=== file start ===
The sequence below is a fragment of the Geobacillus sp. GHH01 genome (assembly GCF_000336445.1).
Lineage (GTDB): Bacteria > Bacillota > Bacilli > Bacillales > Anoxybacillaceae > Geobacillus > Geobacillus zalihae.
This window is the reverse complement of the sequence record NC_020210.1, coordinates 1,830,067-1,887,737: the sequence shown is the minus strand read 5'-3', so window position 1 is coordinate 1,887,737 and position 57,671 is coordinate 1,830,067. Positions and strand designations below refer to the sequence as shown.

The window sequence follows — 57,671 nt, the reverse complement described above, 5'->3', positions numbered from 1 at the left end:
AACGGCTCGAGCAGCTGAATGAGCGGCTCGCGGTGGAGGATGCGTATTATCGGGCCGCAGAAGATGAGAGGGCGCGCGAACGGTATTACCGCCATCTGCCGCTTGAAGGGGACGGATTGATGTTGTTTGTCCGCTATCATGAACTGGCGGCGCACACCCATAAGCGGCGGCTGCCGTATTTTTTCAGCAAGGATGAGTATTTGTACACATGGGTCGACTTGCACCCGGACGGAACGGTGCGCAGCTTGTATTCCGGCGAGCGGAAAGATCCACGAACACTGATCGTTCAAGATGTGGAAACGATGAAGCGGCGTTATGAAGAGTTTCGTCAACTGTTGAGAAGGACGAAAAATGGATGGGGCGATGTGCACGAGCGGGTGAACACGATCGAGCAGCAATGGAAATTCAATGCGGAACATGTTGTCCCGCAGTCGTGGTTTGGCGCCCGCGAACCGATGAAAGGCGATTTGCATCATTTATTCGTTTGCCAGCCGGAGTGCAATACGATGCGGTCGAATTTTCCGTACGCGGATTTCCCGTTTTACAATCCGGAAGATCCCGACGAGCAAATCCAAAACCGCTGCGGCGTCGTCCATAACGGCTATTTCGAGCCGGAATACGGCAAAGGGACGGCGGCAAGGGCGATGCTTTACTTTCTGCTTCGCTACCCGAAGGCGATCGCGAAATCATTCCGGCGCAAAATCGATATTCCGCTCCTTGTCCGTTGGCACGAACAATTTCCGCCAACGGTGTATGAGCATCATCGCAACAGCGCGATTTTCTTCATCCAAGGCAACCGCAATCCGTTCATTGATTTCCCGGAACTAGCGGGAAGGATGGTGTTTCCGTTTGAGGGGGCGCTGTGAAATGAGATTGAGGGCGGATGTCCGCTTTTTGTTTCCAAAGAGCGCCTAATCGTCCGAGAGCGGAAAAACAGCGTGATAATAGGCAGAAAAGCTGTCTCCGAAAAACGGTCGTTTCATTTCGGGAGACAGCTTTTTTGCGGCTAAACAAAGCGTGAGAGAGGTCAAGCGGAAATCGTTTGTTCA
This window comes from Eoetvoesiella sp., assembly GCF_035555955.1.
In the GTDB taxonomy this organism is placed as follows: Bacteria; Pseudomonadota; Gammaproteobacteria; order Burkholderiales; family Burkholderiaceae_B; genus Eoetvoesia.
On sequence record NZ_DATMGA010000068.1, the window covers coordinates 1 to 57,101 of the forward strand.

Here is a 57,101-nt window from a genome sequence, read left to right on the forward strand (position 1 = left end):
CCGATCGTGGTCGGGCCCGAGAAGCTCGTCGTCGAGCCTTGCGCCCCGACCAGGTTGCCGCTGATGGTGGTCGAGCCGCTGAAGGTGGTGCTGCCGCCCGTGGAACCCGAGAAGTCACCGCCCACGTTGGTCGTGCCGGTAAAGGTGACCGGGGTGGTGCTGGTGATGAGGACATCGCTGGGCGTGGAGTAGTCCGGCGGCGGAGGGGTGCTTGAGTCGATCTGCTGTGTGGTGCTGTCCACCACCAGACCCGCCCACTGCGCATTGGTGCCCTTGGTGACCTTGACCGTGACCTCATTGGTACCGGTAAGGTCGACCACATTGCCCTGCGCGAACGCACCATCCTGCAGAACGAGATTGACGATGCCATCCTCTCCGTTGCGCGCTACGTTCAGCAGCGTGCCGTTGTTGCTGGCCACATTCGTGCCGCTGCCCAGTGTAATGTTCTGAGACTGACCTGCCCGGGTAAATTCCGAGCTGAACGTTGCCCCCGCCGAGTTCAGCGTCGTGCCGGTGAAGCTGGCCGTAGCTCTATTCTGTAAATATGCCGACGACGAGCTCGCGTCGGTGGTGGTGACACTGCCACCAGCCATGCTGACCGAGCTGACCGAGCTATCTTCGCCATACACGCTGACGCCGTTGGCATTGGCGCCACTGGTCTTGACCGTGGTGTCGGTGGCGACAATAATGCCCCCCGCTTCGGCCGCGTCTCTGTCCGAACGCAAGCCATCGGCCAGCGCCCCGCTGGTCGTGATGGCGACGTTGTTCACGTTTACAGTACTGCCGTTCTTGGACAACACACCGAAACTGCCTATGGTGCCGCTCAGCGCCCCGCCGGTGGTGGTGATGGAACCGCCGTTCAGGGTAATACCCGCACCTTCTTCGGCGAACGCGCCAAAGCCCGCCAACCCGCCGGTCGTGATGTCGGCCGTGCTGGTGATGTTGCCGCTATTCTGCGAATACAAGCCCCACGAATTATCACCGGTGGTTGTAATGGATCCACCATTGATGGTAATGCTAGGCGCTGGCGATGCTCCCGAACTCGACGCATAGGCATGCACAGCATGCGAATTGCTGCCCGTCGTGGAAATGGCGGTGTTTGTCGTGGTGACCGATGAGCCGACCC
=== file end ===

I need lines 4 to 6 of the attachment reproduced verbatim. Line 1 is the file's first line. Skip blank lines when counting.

The window sequence follows — 57,671 nt, the reverse complement described above, 5'->3', positions numbered from 1 at the left end:
AACGGCTCGAGCAGCTGAATGAGCGGCTCGCGGTGGAGGATGCGTATTATCGGGCCGCAGAAGATGAGAGGGCGCGCGAACGGTATTACCGCCATCTGCCGCTTGAAGGGGACGGATTGATGTTGTTTGTCCGCTATCATGAACTGGCGGCGCACACCCATAAGCGGCGGCTGCCGTATTTTTTCAGCAAGGATGAGTATTTGTACACATGGGTCGACTTGCACCCGGACGGAACGGTGCGCAGCTTGTATTCCGGCGAGCGGAAAGATCCACGAACACTGATCGTTCAAGATGTGGAAACGATGAAGCGGCGTTATGAAGAGTTTCGTCAACTGTTGAGAAGGACGAAAAATGGATGGGGCGATGTGCACGAGCGGGTGAACACGATCGAGCAGCAATGGAAATTCAATGCGGAACATGTTGTCCCGCAGTCGTGGTTTGGCGCCCGCGAACCGATGAAAGGCGATTTGCATCATTTATTCGTTTGCCAGCCGGAGTGCAATACGATGCGGTCGAATTTTCCGTACGCGGATTTCCCGTTTTACAATCCGGAAGATCCCGACGAGCAAATCCAAAACCGCTGCGGCGTCGTCCATAACGGCTATTTCGAGCCGGAATACGGCAAAGGGACGGCGGCAAGGGCGATGCTTTACTTTCTGCTTCGCTACCCGAAGGCGATCGCGAAATCATTCCGGCGCAAAATCGATATTCCGCTCCTTGTCCGTTGGCACGAACAATTTCCGCCAACGGTGTATGAGCATCATCGCAACAGCGCGATTTTCTTCATCCAAGGCAACCGCAATCCGTTCATTGATTTCCCGGAACTAGCGGGAAGGATGGTGTTTCCGTTTGAGGGGGCGCTGTGAAATGAGATTGAGGGCGGATGTCCGCTTTTTGTTTCCAAAGAGCGCCTAATCGTCCGAGAGCGGAAAAACAGCGTGATAATAGGCAGAAAAGCTGTCTCCGAAAAACGGTCGTTTCATTTCGGGAGACAGCTTTTTTGCGGCTAAACAAAGCGTGAGAGAGGTCAAGCGGAAATCGTTTGTTCA
This window comes from Eoetvoesiella sp., assembly GCF_035555955.1.